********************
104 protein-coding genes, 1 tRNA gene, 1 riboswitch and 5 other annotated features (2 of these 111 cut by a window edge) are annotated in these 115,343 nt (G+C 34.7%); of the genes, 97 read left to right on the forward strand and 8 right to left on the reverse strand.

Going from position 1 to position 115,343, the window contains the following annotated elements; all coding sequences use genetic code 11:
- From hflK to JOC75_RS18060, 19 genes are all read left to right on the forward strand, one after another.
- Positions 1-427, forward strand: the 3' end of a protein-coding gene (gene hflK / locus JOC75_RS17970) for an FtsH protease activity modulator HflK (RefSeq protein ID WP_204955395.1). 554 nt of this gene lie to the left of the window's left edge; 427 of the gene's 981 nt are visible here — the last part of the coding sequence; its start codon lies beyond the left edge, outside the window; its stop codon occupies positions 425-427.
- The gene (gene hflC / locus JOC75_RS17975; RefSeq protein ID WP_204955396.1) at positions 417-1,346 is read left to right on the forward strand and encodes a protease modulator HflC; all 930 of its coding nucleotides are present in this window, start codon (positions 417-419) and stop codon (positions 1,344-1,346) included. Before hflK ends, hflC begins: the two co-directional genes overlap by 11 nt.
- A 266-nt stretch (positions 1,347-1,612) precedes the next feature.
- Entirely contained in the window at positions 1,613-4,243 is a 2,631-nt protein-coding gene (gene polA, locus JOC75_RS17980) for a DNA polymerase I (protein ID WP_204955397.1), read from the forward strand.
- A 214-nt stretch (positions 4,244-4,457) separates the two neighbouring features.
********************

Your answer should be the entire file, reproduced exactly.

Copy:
104 protein-coding genes, 1 tRNA gene, 1 riboswitch and 5 other annotated features (2 of these 111 cut by a window edge) are annotated in these 115,343 nt (G+C 34.7%); of the genes, 97 read left to right on the forward strand and 8 right to left on the reverse strand.

Going from position 1 to position 115,343, the window contains the following annotated elements; all coding sequences use genetic code 11:
- From hflK to JOC75_RS18060, 19 genes are all read left to right on the forward strand, one after another.
- Positions 1-427, forward strand: the 3' end of a protein-coding gene (gene hflK / locus JOC75_RS17970) for an FtsH protease activity modulator HflK (RefSeq protein ID WP_204955395.1). 554 nt of this gene lie to the left of the window's left edge; 427 of the gene's 981 nt are visible here — the last part of the coding sequence; its start codon lies beyond the left edge, outside the window; its stop codon occupies positions 425-427.
- The gene (gene hflC / locus JOC75_RS17975; RefSeq protein ID WP_204955396.1) at positions 417-1,346 is read left to right on the forward strand and encodes a protease modulator HflC; all 930 of its coding nucleotides are present in this window, start codon (positions 417-419) and stop codon (positions 1,344-1,346) included. Before hflK ends, hflC begins: the two co-directional genes overlap by 11 nt.
- A 266-nt stretch (positions 1,347-1,612) precedes the next feature.
- Entirely contained in the window at positions 1,613-4,243 is a 2,631-nt protein-coding gene (gene polA, locus JOC75_RS17980) for a DNA polymerase I (protein ID WP_204955397.1), read from the forward strand.
- A 214-nt stretch (positions 4,244-4,457) separates the two neighbouring features.